Parvati is Siva’s wife and the mother of his sons Ganesa and Skanda. Siva did not want a son nor did he need one as he never dies. Despites Siva’s opposition, Parvati insisted on having a child, explaining that she would take care of the son and Siva could be a yogi as he wished. This desperation further complicated Siva’s roles as an ascetic and householder, conflicting roles which some say make Siva a poor husband (O’Flaherty 211). Siva did not give into Parvati’s demands; however Ganesa was born from the unnaturally shed seed of the yogi (O’Flaherty 212). Parvati and Siva’s relationship is often contrasted to that of Rama and Sita in the Ramayana (Caughran 514). Rama and Sita are known for their love and devotion to one another, a mutual respect. Parvati, on the other hand commonly interrupts Siva’s meditation, she also argues and mocks him; however, Siva does not kill her as promised, though he does occasionally abandon her (O’Flaherty 211). Parvati questioned why she loved such an unusual god, one who indulged in activities that may repulse some such as the consumption of hemp. However, despite this, she not only loves him she is obsessed with him (O’Flaherty 236). As previously stated, Siva and Parvati’s dysfunctional marriage is often compared with Rama and Sita’s marriage. Siva and Parvati, however, allow one to reconsider Rama and Sita’s marriage as being ideal. The renowned quarrels between Siva and Parvati may enhance their sexual relationship, and their distance from one another can also be seen as strengthening their love (O’Flaherty 233).

Saivism is a faith based on the teachings of Siva; followers worship Siva or sometimes his consort Sakti. It was in India and Europe that symbols pertinent to Saivism first appeared. Symbols included the bull, the phallus, the ram, the snake and the Lady of the Mountains (Danielou 32). Although there was a wide spread of these symbols across the Asia and Persia, India is the only place to maintain traditions of Saivism. There are six branches of Saivism: Kalamukhas, Kapalikas, Kashmiri Saivism, Pasupata Cult, Saivasiddhanta, and Virasaivism (Ghosh 73). Kalamukhas and Kapalikas worship the destructiveness of Siva; they are known for their odd cult practice which is thought to draw on the descriptions of Rudra. They wore garlands made of human skulls, and their practices of cannibalism horrified some (Ghosh 75). The Kalamukhas were powerful during 700 AD – 1200 AD, and the Kapalikas during the seventh century. The opposite of the previous two branches Kashmir Saivism was Saivism at its finest. Its followers are monotheistic, viewing Lord Siva as the supreme and only reality. This branch is credited with being very scientific and logical (Ghosh 75). The fourth branch is the Pasupata Cult which state Siva “is without beginning or anadi, and cause of creation, sustenance, and dissolution of the world. He is both transcendent as well as immanent” (Ghosh 77). Saivasiddhanta is similar to the Pasupata Cult in regards to philosophy; the only difference is that the Pasupata Cult accepts thirty-six basic principles of the evolution of the world whereas Saivasiddhanta accepts only twenty-five. The last branch, Virasaivism, is characterized by its emphasis on the worship of Siva Linga (Ghosh 78). “Lingayata signifies the religion that considers the linga as the prime support or basis” (Ghosh 78).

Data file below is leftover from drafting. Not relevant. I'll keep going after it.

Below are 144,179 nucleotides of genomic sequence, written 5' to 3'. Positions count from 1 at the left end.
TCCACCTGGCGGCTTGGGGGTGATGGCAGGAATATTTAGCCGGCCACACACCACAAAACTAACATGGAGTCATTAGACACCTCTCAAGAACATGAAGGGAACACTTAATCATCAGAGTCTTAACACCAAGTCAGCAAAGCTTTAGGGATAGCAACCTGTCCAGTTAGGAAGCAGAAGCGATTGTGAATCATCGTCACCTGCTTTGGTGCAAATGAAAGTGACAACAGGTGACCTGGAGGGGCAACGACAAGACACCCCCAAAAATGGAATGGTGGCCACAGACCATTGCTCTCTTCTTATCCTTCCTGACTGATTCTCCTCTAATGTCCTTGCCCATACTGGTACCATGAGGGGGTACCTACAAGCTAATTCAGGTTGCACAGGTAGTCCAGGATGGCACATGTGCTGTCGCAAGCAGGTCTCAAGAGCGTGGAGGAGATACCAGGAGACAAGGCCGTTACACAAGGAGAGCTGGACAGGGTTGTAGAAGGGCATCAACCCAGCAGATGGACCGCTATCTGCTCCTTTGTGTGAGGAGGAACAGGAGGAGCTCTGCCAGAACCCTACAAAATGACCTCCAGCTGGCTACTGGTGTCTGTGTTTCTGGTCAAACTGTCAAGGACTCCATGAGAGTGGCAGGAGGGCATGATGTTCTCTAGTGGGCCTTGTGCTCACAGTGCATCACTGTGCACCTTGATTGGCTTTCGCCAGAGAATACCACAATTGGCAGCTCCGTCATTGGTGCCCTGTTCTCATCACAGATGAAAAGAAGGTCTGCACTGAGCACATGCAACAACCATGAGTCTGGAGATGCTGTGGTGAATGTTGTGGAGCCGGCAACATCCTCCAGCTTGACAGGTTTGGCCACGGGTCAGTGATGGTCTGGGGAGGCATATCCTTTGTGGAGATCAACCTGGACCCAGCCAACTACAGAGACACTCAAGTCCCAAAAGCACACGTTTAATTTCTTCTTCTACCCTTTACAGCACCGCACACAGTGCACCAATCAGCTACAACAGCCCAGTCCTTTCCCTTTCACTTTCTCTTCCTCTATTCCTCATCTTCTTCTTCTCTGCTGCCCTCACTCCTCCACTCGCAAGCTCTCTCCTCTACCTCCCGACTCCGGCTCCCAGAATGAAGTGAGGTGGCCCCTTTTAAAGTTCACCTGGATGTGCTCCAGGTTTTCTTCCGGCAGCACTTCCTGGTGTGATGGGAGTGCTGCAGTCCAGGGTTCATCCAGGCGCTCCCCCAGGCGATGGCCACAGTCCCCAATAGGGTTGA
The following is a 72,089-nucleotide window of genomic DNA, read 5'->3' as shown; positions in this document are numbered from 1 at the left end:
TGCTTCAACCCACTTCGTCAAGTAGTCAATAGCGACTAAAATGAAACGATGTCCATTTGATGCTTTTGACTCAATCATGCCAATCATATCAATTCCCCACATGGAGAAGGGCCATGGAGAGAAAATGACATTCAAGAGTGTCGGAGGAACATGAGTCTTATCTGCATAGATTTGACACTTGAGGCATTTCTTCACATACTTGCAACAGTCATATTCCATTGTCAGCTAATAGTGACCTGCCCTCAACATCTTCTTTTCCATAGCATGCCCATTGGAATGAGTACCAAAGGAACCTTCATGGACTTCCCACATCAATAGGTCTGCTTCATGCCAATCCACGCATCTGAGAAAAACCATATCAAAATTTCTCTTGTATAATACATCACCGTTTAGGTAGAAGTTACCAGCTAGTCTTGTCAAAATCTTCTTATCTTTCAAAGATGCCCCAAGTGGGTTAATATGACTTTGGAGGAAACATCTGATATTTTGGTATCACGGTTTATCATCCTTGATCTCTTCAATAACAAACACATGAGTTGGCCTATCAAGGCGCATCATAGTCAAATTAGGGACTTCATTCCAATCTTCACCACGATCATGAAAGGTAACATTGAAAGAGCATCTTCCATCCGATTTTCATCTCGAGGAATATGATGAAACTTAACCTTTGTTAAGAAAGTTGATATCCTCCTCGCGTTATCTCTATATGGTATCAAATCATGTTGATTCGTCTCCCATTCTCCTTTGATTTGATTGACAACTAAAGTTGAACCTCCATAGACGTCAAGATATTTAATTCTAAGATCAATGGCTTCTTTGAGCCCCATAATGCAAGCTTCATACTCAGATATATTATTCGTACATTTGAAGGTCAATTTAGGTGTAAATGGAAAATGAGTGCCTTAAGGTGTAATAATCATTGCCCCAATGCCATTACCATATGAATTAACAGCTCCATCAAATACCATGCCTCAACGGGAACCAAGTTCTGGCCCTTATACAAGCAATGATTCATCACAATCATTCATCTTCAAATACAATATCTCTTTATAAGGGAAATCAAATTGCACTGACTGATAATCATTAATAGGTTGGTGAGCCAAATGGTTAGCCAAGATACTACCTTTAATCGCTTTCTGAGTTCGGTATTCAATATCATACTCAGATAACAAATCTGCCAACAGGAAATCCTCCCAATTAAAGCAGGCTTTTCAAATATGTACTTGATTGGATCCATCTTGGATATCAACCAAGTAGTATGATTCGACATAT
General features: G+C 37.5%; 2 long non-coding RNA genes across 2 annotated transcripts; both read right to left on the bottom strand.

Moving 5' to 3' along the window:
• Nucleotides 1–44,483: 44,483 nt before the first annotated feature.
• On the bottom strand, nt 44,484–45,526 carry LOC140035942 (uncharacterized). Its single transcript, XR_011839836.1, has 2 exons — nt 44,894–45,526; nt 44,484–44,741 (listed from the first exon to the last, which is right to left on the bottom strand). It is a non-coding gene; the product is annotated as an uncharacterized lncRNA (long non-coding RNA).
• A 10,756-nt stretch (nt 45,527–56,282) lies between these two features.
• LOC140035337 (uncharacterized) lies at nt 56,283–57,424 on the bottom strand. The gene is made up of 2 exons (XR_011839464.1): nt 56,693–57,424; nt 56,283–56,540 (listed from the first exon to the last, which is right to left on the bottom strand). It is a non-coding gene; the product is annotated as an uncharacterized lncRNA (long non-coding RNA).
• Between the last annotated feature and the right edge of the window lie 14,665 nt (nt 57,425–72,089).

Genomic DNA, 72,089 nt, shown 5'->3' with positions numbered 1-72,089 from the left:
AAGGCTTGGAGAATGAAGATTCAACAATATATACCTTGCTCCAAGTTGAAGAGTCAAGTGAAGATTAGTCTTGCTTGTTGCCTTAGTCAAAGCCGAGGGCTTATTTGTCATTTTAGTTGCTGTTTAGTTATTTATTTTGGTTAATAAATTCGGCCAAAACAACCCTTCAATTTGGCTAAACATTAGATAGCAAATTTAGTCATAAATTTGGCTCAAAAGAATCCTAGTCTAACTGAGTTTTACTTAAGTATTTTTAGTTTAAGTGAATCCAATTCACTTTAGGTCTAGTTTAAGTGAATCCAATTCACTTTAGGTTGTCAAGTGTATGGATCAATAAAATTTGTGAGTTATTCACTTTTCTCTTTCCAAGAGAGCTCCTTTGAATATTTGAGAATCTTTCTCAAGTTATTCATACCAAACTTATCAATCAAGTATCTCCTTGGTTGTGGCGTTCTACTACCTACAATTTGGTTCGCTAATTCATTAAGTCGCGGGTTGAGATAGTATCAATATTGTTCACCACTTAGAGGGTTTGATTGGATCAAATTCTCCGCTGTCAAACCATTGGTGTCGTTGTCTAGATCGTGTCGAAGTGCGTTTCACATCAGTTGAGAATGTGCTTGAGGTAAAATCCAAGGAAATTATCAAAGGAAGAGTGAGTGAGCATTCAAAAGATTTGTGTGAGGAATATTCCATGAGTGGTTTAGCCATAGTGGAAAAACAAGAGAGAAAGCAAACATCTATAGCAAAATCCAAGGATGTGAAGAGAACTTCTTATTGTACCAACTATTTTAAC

Siva is without a doubt one of the main components of the Hindu tradition. He is a very complex god, exemplified by his multitude of forms. One main form of particular importance is the Nataraja, the dancing Siva. His struggle between asceticism and householder, resulting in conflicting values, furthers this complexion. His wife Parvati is completely in love with Siva, but this does not stop him from abandoning her occasionally in his pursuit of becoming a yogi. A highly developed creed developed around Siva, and cumulated in the monotheistic worship of Siva as the High God. Siva has been everlastingly worshipped and will continue to be worshipped by many.


Caughran, Neema (1999) “Shiva and Parvati: Public and Private Reflections of Stories in North
India” The Journal of American Folklore 112, No.446 (September): 514-516

Daniélou, Alain (1992) Gods of Love and Ecstasy : the traditions of Shiva and Dionysus. Vermont: Inner Traditions / Bear & Company.

Flood, Gavin D (1996) An Introduction to Hinduism. Cambridge: Cambridge University Press.

Ghosh, Mandira (2007) Shiva and Shakti in Indian Mythology. Haryana: Shubhi Publications.